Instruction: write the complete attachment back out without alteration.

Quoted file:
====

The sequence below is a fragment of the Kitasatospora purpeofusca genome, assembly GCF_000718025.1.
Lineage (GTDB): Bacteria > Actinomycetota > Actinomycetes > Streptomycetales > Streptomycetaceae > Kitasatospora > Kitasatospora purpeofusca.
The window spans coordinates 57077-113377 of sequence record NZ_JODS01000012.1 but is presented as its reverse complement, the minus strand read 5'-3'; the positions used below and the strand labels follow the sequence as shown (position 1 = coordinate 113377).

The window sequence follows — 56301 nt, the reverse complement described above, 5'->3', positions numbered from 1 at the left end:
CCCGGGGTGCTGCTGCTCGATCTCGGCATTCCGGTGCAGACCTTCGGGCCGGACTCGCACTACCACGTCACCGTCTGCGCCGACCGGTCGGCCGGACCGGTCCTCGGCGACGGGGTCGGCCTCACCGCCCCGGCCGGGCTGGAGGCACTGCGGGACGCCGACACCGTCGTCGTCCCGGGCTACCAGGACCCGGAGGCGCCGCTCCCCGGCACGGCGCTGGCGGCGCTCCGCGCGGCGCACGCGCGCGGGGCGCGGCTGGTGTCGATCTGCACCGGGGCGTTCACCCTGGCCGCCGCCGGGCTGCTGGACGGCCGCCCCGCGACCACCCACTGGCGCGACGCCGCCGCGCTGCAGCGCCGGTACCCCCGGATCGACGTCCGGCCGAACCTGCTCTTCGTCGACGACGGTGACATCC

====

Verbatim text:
The sequence below is a fragment of the Kitasatospora purpeofusca genome, assembly GCF_000718025.1.
Lineage (GTDB): Bacteria > Actinomycetota > Actinomycetes > Streptomycetales > Streptomycetaceae > Kitasatospora > Kitasatospora purpeofusca.
The window spans coordinates 57077-113377 of sequence record NZ_JODS01000012.1 but is presented as its reverse complement, the minus strand read 5'-3'; the positions used below and the strand labels follow the sequence as shown (position 1 = coordinate 113377).

The window sequence follows — 56301 nt, the reverse complement described above, 5'->3', positions numbered from 1 at the left end:
CCCGGGGTGCTGCTGCTCGATCTCGGCATTCCGGTGCAGACCTTCGGGCCGGACTCGCACTACCACGTCACCGTCTGCGCCGACCGGTCGGCCGGACCGGTCCTCGGCGACGGGGTCGGCCTCACCGCCCCGGCCGGGCTGGAGGCACTGCGGGACGCCGACACCGTCGTCGTCCCGGGCTACCAGGACCCGGAGGCGCCGCTCCCCGGCACGGCGCTGGCGGCGCTCCGCGCGGCGCACGCGCGCGGGGCGCGGCTGGTGTCGATCTGCACCGGGGCGTTCACCCTGGCCGCCGCCGGGCTGCTGGACGGCCGCCCCGCGACCACCCACTGGCGCGACGCCGCCGCGCTGCAGCGCCGGTACCCCCGGATCGACGTCCGGCCGAACCTGCTCTTCGTCGACGACGGTGACATCC